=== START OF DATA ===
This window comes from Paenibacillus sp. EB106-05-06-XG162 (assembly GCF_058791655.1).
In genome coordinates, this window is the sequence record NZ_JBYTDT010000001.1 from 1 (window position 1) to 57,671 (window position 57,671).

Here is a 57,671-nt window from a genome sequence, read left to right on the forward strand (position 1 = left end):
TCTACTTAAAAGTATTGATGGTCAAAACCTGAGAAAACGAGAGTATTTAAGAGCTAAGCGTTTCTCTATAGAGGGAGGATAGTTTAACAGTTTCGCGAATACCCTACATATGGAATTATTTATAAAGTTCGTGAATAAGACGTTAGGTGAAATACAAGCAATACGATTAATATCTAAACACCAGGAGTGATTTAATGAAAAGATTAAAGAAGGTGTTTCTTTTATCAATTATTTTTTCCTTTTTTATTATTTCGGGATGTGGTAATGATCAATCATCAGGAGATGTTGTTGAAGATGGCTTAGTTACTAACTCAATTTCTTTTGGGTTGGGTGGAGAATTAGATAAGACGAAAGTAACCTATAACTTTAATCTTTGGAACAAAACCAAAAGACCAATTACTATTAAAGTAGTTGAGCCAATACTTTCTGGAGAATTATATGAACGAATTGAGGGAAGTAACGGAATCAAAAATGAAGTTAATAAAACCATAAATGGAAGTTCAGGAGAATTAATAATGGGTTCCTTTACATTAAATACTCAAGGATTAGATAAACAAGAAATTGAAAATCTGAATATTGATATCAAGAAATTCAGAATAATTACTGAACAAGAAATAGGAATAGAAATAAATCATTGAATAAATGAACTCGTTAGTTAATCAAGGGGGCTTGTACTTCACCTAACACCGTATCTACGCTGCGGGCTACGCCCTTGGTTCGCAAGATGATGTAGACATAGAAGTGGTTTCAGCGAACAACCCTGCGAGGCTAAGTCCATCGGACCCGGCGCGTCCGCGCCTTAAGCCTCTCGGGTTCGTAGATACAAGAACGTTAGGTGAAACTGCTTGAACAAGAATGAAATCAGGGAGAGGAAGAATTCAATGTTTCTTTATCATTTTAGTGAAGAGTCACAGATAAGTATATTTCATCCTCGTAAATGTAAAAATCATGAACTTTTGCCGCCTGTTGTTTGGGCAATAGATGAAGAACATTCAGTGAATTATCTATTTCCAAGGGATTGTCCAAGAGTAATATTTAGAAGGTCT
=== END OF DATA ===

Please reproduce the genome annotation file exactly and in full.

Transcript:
This window comes from Paenibacillus sp. EB106-05-06-XG162 (assembly GCF_058791655.1).
In genome coordinates, this window is the sequence record NZ_JBYTDT010000001.1 from 1 (window position 1) to 57,671 (window position 57,671).

Here is a 57,671-nt window from a genome sequence, read left to right on the forward strand (position 1 = left end):
TCTACTTAAAAGTATTGATGGTCAAAACCTGAGAAAACGAGAGTATTTAAGAGCTAAGCGTTTCTCTATAGAGGGAGGATAGTTTAACAGTTTCGCGAATACCCTACATATGGAATTATTTATAAAGTTCGTGAATAAGACGTTAGGTGAAATACAAGCAATACGATTAATATCTAAACACCAGGAGTGATTTAATGAAAAGATTAAAGAAGGTGTTTCTTTTATCAATTATTTTTTCCTTTTTTATTATTTCGGGATGTGGTAATGATCAATCATCAGGAGATGTTGTTGAAGATGGCTTAGTTACTAACTCAATTTCTTTTGGGTTGGGTGGAGAATTAGATAAGACGAAAGTAACCTATAACTTTAATCTTTGGAACAAAACCAAAAGACCAATTACTATTAAAGTAGTTGAGCCAATACTTTCTGGAGAATTATATGAACGAATTGAGGGAAGTAACGGAATCAAAAATGAAGTTAATAAAACCATAAATGGAAGTTCAGGAGAATTAATAATGGGTTCCTTTACATTAAATACTCAAGGATTAGATAAACAAGAAATTGAAAATCTGAATATTGATATCAAGAAATTCAGAATAATTACTGAACAAGAAATAGGAATAGAAATAAATCATTGAATAAATGAACTCGTTAGTTAATCAAGGGGGCTTGTACTTCACCTAACACCGTATCTACGCTGCGGGCTACGCCCTTGGTTCGCAAGATGATGTAGACATAGAAGTGGTTTCAGCGAACAACCCTGCGAGGCTAAGTCCATCGGACCCGGCGCGTCCGCGCCTTAAGCCTCTCGGGTTCGTAGATACAAGAACGTTAGGTGAAACTGCTTGAACAAGAATGAAATCAGGGAGAGGAAGAATTCAATGTTTCTTTATCATTTTAGTGAAGAGTCACAGATAAGTATATTTCATCCTCGTAAATGTAAAAATCATGAACTTTTGCCGCCTGTTGTTTGGGCAATAGATGAAGAACATTCAGTGAATTATCTATTTCCAAGGGATTGTCCAAGAGTAATATTTAGAAGGTCT